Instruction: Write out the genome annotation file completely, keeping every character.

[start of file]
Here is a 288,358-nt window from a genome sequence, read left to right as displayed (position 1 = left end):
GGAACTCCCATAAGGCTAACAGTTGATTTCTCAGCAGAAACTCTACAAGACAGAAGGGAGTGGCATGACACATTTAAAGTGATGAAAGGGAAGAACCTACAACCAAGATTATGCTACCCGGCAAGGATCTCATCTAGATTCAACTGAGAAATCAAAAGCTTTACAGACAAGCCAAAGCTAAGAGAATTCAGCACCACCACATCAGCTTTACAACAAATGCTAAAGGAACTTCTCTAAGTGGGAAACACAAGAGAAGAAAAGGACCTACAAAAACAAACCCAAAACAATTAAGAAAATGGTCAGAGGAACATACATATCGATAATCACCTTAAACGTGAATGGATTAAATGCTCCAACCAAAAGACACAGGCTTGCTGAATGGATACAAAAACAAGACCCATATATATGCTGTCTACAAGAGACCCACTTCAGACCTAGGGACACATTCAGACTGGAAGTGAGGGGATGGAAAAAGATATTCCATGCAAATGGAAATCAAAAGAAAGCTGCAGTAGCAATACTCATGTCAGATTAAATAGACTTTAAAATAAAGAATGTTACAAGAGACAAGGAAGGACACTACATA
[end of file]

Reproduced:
Here is a 288,358-nt window from a genome sequence, read left to right as displayed (position 1 = left end):
GGAACTCCCATAAGGCTAACAGTTGATTTCTCAGCAGAAACTCTACAAGACAGAAGGGAGTGGCATGACACATTTAAAGTGATGAAAGGGAAGAACCTACAACCAAGATTATGCTACCCGGCAAGGATCTCATCTAGATTCAACTGAGAAATCAAAAGCTTTACAGACAAGCCAAAGCTAAGAGAATTCAGCACCACCACATCAGCTTTACAACAAATGCTAAAGGAACTTCTCTAAGTGGGAAACACAAGAGAAGAAAAGGACCTACAAAAACAAACCCAAAACAATTAAGAAAATGGTCAGAGGAACATACATATCGATAATCACCTTAAACGTGAATGGATTAAATGCTCCAACCAAAAGACACAGGCTTGCTGAATGGATACAAAAACAAGACCCATATATATGCTGTCTACAAGAGACCCACTTCAGACCTAGGGACACATTCAGACTGGAAGTGAGGGGATGGAAAAAGATATTCCATGCAAATGGAAATCAAAAGAAAGCTGCAGTAGCAATACTCATGTCAGATTAAATAGACTTTAAAATAAAGAATGTTACAAGAGACAAGGAAGGACACTACATA